Dr. Robert Zarr loves to write prescriptions that you don't have to take to the pharmacy.
"Going back millions of years, we've evolved outdoors," said Zarr, a pediatrician who recently relocated to Ottawa, Canada, from Washington, D.C. "Why should we exist indoors? We need to be outdoors. The health benefits of being in nature are obvious."
The idea isn't new. The 16th century Swiss physician Paracelsus declared that "the art of healing comes from nature, not from the physician." In Japan, public health experts promote shinrin-yoku, or forest bathing, as a key to physical and psychological health.
The premise is backed up with science. A 2018 meta-analysis in the journal Environmental Research reviewed more than 140 studies and found exposure to green space was associated with wide-ranging health benefits, including lower blood pressure and cholesterol, and lower rates of diabetes, stroke, asthma, heart disease and overall death.
In a 2020 study in Frontiers of Psychology, researchers analyzed 14 studies involving college students and concluded that as little as 10 minutes of sitting or walking in natural settings reduced stress and improved mental health.
"There's an increasing amount of evidence that time in nature as opposed to time in an indoor environment is beneficial," said Donald Rakow, associate professor at Cornell University's School of Integrative Plant Science in Ithaca, New York, and one of the 2020 study's authors. "Being out in nature is not going to solve every mental or physical condition, but it really can be part of an overall treatment approach."
The Environmental Research analysis called for more studies to establish why nature promotes better health, but suggested several possibilities, including the benefits of sunlight, the idea that microorganisms in nature can strengthen our immune systems and the mere fact that being outside encourages physical activity.
Zarr didn't need more convincing. What he wanted was a way to get doctors and their patients to take the health benefits of nature more seriously. So in 2017 he founded Park Rx America, a nonprofit that encourages health care professionals to incorporate nature into their treatment plans.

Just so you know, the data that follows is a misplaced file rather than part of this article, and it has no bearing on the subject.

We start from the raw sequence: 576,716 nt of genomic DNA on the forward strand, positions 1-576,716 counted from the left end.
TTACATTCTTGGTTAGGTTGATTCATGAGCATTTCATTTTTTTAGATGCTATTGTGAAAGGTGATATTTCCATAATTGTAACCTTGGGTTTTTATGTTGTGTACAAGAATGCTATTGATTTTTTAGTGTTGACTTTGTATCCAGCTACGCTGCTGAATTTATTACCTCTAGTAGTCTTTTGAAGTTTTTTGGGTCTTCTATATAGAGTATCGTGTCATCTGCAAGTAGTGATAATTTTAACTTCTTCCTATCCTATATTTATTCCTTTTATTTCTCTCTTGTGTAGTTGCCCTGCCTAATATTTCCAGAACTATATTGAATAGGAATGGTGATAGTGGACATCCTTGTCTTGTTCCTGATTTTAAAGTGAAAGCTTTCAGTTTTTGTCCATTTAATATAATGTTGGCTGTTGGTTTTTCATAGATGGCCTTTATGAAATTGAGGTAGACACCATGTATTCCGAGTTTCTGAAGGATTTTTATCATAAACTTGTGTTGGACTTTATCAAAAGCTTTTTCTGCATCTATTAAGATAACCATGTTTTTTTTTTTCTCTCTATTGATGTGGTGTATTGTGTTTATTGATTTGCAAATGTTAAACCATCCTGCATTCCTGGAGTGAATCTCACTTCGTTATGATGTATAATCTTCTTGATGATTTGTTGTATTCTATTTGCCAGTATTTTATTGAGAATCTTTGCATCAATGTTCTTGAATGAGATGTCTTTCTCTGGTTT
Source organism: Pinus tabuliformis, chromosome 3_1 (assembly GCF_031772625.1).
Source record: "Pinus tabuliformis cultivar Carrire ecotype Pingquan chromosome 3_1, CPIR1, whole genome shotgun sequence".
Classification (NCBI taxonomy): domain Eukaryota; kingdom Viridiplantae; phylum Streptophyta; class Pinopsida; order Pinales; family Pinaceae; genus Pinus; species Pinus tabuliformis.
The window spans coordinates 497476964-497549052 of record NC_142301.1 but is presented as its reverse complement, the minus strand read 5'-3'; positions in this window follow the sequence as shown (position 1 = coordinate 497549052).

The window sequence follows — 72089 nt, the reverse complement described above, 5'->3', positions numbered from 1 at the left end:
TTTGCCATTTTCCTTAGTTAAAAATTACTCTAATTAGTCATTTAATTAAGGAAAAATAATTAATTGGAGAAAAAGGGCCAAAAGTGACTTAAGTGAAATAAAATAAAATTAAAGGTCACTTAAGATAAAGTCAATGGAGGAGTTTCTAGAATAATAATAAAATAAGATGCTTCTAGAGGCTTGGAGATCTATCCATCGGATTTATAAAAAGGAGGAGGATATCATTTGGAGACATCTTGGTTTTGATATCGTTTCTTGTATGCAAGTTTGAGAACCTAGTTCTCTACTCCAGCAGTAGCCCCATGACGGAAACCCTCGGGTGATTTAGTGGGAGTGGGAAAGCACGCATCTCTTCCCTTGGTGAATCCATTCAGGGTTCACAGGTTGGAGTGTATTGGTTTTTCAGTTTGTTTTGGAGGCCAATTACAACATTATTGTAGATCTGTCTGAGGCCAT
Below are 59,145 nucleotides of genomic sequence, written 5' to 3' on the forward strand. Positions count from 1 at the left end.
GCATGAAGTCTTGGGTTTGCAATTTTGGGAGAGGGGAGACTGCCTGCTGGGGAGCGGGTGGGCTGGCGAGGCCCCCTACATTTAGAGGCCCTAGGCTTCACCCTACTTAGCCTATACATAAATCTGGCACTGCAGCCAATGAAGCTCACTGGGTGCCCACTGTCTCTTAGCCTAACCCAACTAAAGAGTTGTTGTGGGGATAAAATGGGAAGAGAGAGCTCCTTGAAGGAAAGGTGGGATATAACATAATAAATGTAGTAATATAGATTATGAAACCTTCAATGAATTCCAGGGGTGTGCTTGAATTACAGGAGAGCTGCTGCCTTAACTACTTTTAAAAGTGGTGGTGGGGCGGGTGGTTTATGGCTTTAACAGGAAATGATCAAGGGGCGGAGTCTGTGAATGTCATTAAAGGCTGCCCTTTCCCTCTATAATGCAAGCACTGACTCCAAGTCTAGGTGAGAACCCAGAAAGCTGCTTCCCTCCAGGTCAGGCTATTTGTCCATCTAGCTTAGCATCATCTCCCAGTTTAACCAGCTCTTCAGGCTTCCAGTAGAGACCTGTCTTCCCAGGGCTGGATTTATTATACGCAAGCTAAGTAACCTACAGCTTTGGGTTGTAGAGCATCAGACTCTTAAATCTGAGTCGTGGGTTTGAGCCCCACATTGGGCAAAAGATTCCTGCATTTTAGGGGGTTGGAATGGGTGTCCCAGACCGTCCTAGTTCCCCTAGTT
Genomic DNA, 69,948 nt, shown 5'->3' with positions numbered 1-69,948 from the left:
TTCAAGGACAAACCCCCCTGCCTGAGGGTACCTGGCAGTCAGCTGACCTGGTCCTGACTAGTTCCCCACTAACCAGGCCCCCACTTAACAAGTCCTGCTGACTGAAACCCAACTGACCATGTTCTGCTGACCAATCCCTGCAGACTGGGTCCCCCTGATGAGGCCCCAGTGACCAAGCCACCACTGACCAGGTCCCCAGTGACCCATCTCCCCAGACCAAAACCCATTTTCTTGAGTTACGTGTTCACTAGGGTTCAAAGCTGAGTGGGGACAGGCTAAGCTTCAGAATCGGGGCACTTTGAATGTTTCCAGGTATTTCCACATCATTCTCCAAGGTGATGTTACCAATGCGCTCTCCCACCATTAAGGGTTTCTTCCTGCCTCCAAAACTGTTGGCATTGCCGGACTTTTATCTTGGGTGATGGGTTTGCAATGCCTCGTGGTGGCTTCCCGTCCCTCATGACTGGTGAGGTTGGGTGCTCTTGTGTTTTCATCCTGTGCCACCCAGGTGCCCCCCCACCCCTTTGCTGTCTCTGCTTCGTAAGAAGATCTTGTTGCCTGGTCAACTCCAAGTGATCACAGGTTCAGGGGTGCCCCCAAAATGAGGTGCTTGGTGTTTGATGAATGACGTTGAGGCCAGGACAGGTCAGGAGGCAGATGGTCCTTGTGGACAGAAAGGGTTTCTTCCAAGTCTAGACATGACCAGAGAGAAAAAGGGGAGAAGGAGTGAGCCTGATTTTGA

"Prescribing nature is not part of our training," he said. "And then the environment we work in is often so sterile. Doctors don't get much time outdoors during the day, so maybe it's not on our minds."
Why an actual prescription?
"It does make a difference," Zarr said. "The likelihood of doing what you intend to do goes up when you write it down. And the Rx symbol is universal. It's an easy way for people to relate."
Park Rx America has signed up more than 1,000 health care providers and partnered with other organizations to promote the strategy. Its website provides a prescription template, but one size doesn't fit all.
Rather than assign an activity and a location, Zarr and his colleagues ask patients what they can do and like to do, whether it's sitting on a bench or running a marathon, before writing it up.
"If they say, 'I see myself eating lunch outside,' I say, 'OK, let's start there,'" he said. "It might be the only time they breathe fresh air. Over time we'll change the prescription."
At Cornell, where academic rigor leads to stress, the health clinic encourages students to spend more time outside and incorporate nature prescriptions into their electronic health records.
"It really makes a difference," said Rakow, who co-directs a network of more than two dozen colleges around the country implementing similar programs. "Whether it's an antibiotic or nature, people are much more inclined to follow up when they know that their health professional has prescribed it."
Both experts are confident the trend is growing and that the bad effects of COVID-19 – more time indoors, anxiety, weight gain, to name a few – underscore the need and the desire to get outside.
"The pandemic really firmed up my opinions on this," Zarr said. "It's put a strain on everyone. We need to get out of the virtual world and go outdoors."
Rakow hopes for an awakening similar to what he saw during the years he directed the Cornell Botanic Gardens.
"Each year at the reunions, alumni would visit and ask, 'When did they build this?'" he said. "I would tell them, 'It's always been here.'"